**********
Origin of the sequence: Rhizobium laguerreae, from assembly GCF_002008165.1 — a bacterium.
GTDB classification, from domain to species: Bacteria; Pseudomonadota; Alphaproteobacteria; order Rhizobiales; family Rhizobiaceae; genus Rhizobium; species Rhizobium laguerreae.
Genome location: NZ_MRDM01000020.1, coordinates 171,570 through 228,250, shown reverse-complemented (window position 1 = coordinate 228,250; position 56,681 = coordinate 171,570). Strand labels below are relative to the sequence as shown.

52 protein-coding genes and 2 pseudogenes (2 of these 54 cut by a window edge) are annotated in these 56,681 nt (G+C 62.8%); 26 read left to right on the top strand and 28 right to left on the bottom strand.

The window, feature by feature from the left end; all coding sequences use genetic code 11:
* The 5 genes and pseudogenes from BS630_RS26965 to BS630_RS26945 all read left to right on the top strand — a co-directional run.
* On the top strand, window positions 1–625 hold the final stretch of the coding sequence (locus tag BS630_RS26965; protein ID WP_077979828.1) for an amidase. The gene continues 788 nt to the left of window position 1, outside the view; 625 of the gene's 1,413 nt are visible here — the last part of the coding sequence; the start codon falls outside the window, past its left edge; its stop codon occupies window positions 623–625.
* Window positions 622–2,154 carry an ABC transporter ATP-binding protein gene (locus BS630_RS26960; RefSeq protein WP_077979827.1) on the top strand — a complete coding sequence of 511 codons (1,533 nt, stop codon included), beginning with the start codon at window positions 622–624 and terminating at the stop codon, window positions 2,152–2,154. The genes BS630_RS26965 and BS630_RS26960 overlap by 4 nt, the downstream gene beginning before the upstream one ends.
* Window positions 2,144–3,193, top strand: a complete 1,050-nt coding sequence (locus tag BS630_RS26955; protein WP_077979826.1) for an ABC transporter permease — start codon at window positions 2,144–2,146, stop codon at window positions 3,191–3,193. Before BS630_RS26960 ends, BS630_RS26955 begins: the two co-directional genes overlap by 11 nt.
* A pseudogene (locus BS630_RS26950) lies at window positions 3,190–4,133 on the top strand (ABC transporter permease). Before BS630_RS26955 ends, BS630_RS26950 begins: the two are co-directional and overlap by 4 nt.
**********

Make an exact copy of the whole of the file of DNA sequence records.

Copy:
Origin of the sequence: Rhizobium laguerreae, from assembly GCF_002008165.1 — a bacterium.
GTDB classification, from domain to species: Bacteria; Pseudomonadota; Alphaproteobacteria; order Rhizobiales; family Rhizobiaceae; genus Rhizobium; species Rhizobium laguerreae.
Genome location: NZ_MRDM01000020.1, coordinates 171,570 through 228,250, shown reverse-complemented (window position 1 = coordinate 228,250; position 56,681 = coordinate 171,570). Strand labels below are relative to the sequence as shown.

52 protein-coding genes and 2 pseudogenes (2 of these 54 cut by a window edge) are annotated in these 56,681 nt (G+C 62.8%); 26 read left to right on the top strand and 28 right to left on the bottom strand.

The window, feature by feature from the left end; all coding sequences use genetic code 11:
* The 5 genes and pseudogenes from BS630_RS26965 to BS630_RS26945 all read left to right on the top strand — a co-directional run.
* On the top strand, window positions 1–625 hold the final stretch of the coding sequence (locus tag BS630_RS26965; protein ID WP_077979828.1) for an amidase. The gene continues 788 nt to the left of window position 1, outside the view; 625 of the gene's 1,413 nt are visible here — the last part of the coding sequence; the start codon falls outside the window, past its left edge; its stop codon occupies window positions 623–625.
* Window positions 622–2,154 carry an ABC transporter ATP-binding protein gene (locus BS630_RS26960; RefSeq protein WP_077979827.1) on the top strand — a complete coding sequence of 511 codons (1,533 nt, stop codon included), beginning with the start codon at window positions 622–624 and terminating at the stop codon, window positions 2,152–2,154. The genes BS630_RS26965 and BS630_RS26960 overlap by 4 nt, the downstream gene beginning before the upstream one ends.
* Window positions 2,144–3,193, top strand: a complete 1,050-nt coding sequence (locus tag BS630_RS26955; protein WP_077979826.1) for an ABC transporter permease — start codon at window positions 2,144–2,146, stop codon at window positions 3,191–3,193. Before BS630_RS26960 ends, BS630_RS26955 begins: the two co-directional genes overlap by 11 nt.
* A pseudogene (locus BS630_RS26950) lies at window positions 3,190–4,133 on the top strand (ABC transporter permease). Before BS630_RS26955 ends, BS630_RS26950 begins: the two are co-directional and overlap by 4 nt.